Mobile banking is rapidly moving to near-universal availability, but customer uptake rates remain relatively low, according to a newly released survey from the Federal Reserve Banks of Atlanta, Boston, Dallas, Minneapolis and Richmond. Just four percent of financial institutions report that more than half of their retail customers are enrolled and active users, while 80 percent report that less than one customer in five is an active mobile banking user.
Seven in ten respondents said that lack of customer awareness and security concerns from customers were the biggest barriers to customer uptake. Fifty-nine percent said their customers’ banking needs were already being met through other channels.
This has not stopped banks and credit unions of all sizes from rolling out mobile banking; 78 percent offered it in 2014, when the survey was conducted, and an additional 16 percent planned to launch mobile offerings in the next one to two years. Across the industry, mobile banking features universally include balance checks, funds transfers, transaction histories, ATM and branch locators and bill pay.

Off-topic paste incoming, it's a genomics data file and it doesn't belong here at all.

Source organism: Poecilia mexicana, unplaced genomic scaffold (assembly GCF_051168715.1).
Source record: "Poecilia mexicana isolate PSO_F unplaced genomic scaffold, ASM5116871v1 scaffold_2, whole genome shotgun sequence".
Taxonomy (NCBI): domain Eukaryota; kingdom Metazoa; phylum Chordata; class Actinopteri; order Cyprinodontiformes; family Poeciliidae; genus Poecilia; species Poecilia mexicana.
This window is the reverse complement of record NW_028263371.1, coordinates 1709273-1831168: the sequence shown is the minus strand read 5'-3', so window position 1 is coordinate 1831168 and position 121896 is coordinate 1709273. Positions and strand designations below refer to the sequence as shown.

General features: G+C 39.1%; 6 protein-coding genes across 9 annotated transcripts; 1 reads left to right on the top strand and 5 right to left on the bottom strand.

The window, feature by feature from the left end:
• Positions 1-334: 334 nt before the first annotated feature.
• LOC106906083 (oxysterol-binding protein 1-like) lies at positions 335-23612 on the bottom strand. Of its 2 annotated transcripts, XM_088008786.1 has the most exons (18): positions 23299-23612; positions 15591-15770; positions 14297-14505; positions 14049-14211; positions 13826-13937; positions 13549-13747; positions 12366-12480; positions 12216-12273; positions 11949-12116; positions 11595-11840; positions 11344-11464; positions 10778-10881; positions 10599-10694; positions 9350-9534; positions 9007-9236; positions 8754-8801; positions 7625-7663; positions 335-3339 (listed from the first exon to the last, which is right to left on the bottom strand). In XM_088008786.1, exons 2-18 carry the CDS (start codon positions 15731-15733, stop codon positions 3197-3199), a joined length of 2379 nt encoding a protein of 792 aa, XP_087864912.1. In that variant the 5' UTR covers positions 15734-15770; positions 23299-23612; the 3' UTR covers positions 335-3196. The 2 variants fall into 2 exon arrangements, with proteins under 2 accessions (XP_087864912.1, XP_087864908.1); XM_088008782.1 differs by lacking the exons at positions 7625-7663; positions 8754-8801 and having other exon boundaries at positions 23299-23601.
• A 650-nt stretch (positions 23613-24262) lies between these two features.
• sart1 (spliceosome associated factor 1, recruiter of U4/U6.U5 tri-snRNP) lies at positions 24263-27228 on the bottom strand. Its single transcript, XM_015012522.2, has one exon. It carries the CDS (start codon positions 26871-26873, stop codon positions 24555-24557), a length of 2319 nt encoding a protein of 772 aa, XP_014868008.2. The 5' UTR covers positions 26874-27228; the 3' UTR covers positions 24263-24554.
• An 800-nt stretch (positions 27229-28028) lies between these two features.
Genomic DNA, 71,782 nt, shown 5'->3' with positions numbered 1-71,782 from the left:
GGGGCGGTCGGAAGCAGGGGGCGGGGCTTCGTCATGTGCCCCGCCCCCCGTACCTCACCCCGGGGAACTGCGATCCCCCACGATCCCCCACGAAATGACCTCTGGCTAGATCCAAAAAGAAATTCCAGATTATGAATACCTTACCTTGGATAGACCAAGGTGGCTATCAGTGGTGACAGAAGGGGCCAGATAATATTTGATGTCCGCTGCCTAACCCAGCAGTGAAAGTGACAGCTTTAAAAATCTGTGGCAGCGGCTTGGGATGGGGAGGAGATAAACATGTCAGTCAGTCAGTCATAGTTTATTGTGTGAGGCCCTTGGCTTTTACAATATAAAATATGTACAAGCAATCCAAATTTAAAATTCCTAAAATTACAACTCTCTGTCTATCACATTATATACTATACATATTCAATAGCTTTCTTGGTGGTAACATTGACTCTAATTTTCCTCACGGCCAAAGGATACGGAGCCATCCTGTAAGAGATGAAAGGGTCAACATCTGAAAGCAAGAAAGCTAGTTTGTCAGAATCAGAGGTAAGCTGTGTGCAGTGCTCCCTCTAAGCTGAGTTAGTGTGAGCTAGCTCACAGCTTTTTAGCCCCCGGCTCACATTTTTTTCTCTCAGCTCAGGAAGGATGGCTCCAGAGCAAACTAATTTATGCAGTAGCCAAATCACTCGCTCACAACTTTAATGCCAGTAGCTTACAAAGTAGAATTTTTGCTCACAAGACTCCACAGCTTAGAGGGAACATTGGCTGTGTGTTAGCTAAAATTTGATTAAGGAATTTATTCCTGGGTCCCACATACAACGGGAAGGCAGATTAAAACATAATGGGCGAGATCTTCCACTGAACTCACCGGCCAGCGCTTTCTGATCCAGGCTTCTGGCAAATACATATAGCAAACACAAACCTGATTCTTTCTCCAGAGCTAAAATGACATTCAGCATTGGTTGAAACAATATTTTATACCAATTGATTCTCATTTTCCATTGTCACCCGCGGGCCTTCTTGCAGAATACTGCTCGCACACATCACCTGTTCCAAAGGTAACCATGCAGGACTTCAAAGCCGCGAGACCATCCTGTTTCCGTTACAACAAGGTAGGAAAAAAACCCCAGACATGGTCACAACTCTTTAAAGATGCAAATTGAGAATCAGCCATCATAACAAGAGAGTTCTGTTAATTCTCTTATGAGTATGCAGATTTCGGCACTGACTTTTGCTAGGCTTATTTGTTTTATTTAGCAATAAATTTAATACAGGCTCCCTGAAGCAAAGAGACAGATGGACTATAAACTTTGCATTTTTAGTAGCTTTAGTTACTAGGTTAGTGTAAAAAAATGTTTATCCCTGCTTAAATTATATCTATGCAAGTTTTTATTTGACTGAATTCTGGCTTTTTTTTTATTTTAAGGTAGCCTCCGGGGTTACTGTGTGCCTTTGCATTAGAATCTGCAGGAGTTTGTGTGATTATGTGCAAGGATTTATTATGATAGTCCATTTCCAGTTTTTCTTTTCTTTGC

Mobile banking offerings are being driven by the need to attract and retain customers and compete with other institutions, the survey found. Of institutions already deploying mobile banking, 82 percent said it had helped them retain customers and 48 percent said it improved operational efficiency. Eight percent overall said they had seen “no benefits.”
With mobile banking becoming near-universal, institutions are turning to mobile payments. While just 10 percent said they offered mobile payments, an additional 47 percent said they would in the next year or two. Eight in 10 banks said the market for mobile payments is still too fragmented and immature, and 74 percent cited security concerns, however. Eighty-two percent of banks said they would partner with a third party provider to offer mobile payments.